Making healthcare data open can offer various advantages, but several issues will need to be addressed if the benefits are to be realised

Read the detailed feature here

Sponsored byAbbVie

There are very few aspects of the NHS that do not lend themselves to a debate with strong views on multiple sides. But data is an area that perhaps provokes even more discussion than most.

Health organisations collect, of course, vast amounts of information. How much of that could and should be made available for work that goes beyond patient care is where discussions often begin – as anyone who’s heard the words ‘information governance’ well knows.

Across all sectors, there are now large numbers of proponents of the concept of ‘open data’. This is the idea of making datasets available freely to anyone with an interest in the topic to which they relate, and allowing manipulation and analysis of the information.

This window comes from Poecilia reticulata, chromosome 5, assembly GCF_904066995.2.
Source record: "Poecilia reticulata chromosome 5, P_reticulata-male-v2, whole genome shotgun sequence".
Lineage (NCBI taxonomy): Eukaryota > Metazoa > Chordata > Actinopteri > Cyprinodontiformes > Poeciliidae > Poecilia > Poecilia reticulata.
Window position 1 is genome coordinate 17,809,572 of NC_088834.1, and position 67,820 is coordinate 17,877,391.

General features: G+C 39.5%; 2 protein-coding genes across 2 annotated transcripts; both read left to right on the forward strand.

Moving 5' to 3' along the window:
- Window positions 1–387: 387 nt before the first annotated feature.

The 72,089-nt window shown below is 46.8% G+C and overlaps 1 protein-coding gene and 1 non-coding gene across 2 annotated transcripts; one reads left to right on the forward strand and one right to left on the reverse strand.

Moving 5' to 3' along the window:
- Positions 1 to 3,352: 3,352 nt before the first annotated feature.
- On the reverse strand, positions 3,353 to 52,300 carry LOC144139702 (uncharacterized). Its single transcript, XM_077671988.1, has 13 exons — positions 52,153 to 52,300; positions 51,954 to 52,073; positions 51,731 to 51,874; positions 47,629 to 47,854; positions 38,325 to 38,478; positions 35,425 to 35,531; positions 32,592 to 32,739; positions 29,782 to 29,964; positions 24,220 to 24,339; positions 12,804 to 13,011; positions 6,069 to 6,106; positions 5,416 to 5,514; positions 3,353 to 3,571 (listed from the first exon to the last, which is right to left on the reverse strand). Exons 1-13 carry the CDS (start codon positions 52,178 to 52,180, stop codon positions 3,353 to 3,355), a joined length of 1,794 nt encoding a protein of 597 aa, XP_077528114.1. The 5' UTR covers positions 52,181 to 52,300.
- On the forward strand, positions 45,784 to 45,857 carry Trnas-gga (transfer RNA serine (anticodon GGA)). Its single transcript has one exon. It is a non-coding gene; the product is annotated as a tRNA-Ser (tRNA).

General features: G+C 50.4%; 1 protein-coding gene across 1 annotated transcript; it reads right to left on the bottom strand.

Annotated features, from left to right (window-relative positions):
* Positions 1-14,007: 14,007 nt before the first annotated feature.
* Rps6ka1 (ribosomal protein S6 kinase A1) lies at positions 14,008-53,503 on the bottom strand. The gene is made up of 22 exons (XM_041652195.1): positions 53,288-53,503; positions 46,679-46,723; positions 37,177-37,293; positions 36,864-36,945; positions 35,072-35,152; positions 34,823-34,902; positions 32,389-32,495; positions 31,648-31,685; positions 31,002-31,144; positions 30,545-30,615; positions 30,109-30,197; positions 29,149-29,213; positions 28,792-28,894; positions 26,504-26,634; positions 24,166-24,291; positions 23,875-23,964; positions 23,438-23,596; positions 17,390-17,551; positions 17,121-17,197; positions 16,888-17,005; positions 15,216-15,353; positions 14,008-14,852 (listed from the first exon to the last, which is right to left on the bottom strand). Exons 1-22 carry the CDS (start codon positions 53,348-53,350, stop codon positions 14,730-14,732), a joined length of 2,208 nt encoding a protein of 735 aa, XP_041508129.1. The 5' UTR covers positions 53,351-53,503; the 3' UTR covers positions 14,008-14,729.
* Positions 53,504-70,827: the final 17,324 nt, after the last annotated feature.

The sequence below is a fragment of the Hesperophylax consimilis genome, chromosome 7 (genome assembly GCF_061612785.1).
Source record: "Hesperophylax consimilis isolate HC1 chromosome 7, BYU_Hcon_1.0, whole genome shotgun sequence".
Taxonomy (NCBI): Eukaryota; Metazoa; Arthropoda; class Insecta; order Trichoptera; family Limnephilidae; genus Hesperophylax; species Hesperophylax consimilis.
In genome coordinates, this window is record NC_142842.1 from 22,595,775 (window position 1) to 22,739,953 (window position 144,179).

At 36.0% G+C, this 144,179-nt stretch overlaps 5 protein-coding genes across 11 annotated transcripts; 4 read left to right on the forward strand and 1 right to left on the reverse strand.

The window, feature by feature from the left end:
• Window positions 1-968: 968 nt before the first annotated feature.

In healthcare, the argument is that by making data available in this way it should be possible to identify areas and means for improvement. NHS Digital has for some time now published a variety of information about performance across the service, and clinical audits in 30 different areas give a sense of the picture in individual specialty areas.

As NHSX – the new joint agency across NHS England, Improvement and the Department of Health and Social Care which is leading on digital transformation – continues to bed in, discussions about what should be published and how will no doubt continue.

The work of organisations and groups such as the Society for Cardiothoracic Surgery and EBMData Lab at the University of Oxford show the benefits of data openness. But is there more that could be done to realise the potential of open data in healthcare?

Many suggest the answer is an unequivocal yes, pointing to the challenge of data that is supposedly open actually being difficult to access and to the need to build public trust.

This article has been initiated and funded by AbbVie UK. HSJ has retained editorial control with AbbVie providing review for technical accuracy and compliance purposes only.

Job number: UK-ABBV-200091

Date of preparation: 6th April 2020